By Rhiannon Hoyle

 

BHP Group, the world's biggest miner by market value, on Wednesday named Australia's Whitehaven Coal as the preferred bidder for two steelmaking coal mines it owns with Japan's Mitsubishi Corp.

Earlier this year, BHP said the joint venture was seeking a buyer for its Daunia and Blackwater mines in the Bowen Basin of Australia's coal-rich Queensland state. The BHP Mitsubishi Alliance, Australia's largest producer and exporter of metallurgical coal, is narrowing its focus on high-quality coal it expects steel mills will increasingly buy to help curb their carbon emissions.

"BHP confirms that Whitehaven Coal has been selected as the preferred bidder in the divestment process," the miner said in a quarterly production report on Wednesday. It didn't provide any further details on the bid or the timing of any deal, and a spokesman declined to comment.

Whitehaven requested trading in its shares stop until it makes an announcement on its bid for the mines.

The Blackwater and Daunia mines produce millions of metric tons each year of mostly metallurgical coal for steel that's shipped mainly to buyers across Asia. The Blackwater mine, opened in 1967, is one of the longest coal mines in the Southern Hemisphere.

The mines produce lower-quality coal than some of the joint venture's other operations, and BHP previously said those two mines would struggle to compete for future investment. "What we are doing here is further concentrating our portfolio on the best-of-the-best assets," BHP Chief Executive Mike Henry said in February.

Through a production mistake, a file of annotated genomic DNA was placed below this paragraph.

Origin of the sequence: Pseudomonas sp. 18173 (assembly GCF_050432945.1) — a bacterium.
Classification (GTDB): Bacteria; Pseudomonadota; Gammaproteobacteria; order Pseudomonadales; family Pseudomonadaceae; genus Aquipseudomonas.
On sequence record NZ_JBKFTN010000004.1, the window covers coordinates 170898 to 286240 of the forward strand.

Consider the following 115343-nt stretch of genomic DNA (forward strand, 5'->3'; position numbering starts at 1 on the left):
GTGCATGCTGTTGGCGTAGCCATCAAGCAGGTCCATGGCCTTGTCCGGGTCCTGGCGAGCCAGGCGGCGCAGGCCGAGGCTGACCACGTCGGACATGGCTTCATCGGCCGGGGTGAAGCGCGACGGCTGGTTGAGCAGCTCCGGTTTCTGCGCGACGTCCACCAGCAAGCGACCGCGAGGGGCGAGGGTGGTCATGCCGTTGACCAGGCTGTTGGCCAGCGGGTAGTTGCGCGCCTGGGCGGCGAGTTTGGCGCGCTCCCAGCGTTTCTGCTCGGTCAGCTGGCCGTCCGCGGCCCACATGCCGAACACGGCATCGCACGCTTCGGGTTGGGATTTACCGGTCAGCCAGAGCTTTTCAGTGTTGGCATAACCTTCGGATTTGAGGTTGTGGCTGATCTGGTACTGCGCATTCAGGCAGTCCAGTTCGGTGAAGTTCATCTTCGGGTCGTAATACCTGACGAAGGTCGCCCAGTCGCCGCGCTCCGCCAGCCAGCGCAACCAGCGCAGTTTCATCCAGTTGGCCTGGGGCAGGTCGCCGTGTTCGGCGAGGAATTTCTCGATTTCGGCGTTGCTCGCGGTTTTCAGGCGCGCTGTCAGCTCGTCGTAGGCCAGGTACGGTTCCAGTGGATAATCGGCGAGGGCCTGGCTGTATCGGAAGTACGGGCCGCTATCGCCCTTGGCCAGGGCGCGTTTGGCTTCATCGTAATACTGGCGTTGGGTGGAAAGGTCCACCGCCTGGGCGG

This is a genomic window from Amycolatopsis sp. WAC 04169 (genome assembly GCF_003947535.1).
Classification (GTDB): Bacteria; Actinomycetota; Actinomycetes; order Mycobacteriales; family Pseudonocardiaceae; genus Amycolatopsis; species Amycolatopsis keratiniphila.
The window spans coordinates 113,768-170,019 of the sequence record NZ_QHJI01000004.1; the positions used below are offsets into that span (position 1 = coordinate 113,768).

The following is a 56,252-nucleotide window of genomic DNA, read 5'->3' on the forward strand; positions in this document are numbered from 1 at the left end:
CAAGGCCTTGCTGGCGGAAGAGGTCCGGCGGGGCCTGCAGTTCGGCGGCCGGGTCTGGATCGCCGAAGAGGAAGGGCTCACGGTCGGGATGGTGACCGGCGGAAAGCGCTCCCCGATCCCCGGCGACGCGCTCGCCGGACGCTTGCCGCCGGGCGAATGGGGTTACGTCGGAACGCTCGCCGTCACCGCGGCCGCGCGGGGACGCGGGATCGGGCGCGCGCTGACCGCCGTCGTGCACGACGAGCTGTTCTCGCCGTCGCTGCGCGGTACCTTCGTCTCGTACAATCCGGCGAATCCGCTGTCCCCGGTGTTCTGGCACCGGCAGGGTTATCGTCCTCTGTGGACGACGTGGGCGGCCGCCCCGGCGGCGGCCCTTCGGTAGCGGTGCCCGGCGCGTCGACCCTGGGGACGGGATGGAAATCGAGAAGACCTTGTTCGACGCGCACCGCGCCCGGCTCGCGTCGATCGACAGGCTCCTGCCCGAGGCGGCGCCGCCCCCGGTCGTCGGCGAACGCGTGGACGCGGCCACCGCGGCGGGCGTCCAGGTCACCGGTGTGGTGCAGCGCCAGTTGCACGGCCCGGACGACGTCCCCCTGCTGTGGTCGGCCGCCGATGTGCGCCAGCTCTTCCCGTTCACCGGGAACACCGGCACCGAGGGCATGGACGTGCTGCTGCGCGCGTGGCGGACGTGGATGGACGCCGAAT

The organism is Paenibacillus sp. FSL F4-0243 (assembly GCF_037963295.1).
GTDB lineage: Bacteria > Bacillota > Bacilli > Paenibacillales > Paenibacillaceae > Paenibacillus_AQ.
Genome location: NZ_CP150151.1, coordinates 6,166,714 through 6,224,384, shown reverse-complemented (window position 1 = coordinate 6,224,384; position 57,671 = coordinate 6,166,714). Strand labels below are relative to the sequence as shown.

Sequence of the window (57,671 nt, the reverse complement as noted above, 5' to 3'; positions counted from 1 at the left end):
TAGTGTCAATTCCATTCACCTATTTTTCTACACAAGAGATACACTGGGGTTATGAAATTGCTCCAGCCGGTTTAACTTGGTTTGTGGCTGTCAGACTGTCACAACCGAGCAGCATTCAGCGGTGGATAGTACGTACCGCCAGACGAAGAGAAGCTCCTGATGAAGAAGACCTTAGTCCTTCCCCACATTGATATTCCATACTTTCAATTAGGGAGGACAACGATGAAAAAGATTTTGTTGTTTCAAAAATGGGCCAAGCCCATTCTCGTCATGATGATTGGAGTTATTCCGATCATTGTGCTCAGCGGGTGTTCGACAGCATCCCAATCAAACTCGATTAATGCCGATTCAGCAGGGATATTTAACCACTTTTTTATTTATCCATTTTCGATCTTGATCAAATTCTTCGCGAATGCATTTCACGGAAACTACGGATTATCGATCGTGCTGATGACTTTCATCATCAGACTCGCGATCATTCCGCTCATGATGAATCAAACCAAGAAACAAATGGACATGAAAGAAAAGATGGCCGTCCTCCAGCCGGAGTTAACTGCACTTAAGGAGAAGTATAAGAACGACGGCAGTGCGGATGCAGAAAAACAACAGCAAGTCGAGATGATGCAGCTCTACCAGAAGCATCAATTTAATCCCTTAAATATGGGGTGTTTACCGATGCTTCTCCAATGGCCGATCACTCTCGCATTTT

BHP last year sold its controlling interest in two other mines to Stanmore Resources in a roughly $1.35 billion deal. It also sold a minority interest in a Colombian mine to Swiss commodities giant Glencore.

BHP sought to sell its last thermal-coal mine, the Mt. Arthur coal operation in Australia, but failed to secure a buyer. Last year, BHP said it would instead keep mining the pit for several years before closing it and beginning rehabilitation work.

The world's top miner has been pivoting toward commodities it expects to enjoy higher demand amid a global energy transition, especially industrial metals copper and nickel, and fertilizer ingredient potash.

BHP bought Australian copper miner OZ Minerals in May in what was its biggest acquisition in more than a decade. Before that, it struck a deal with Australia's Woodside Energy to offload its global petroleum business.

Still, coal remains an important money-spinner for the mining giant. BHP's coal interests contributed 18% of the group's underlying Ebitda in the year through June, with a margin of 46%.

BHP says it believes high-quality metallurgical coal will be needed to fuel blast furnaces in the steel industry for decades to come, underpinned by growth in steelmaking in countries such as India, which--unlike China--relies on imports of steelmaking coal.

"Higher quality coking coals are expected to be valued for their role in reducing the greenhouse gas emissions intensity of blast furnaces," BHP said in an earnings report in August.

On Wednesday, BHP reported a fall in output of metallurgical coal and steelmaking ingredient iron ore for the first quarter of its fiscal year, but said its copper production was sharply higher versus a year earlier. It said it is on track to meet fiscal-year production and cost estimates set for all its operations.

 

Write to Rhiannon Hoyle at rhiannon.hoyle@wsj.com

 

(END) Dow Jones Newswires

October 17, 2023 20:35 ET (00:35 GMT)

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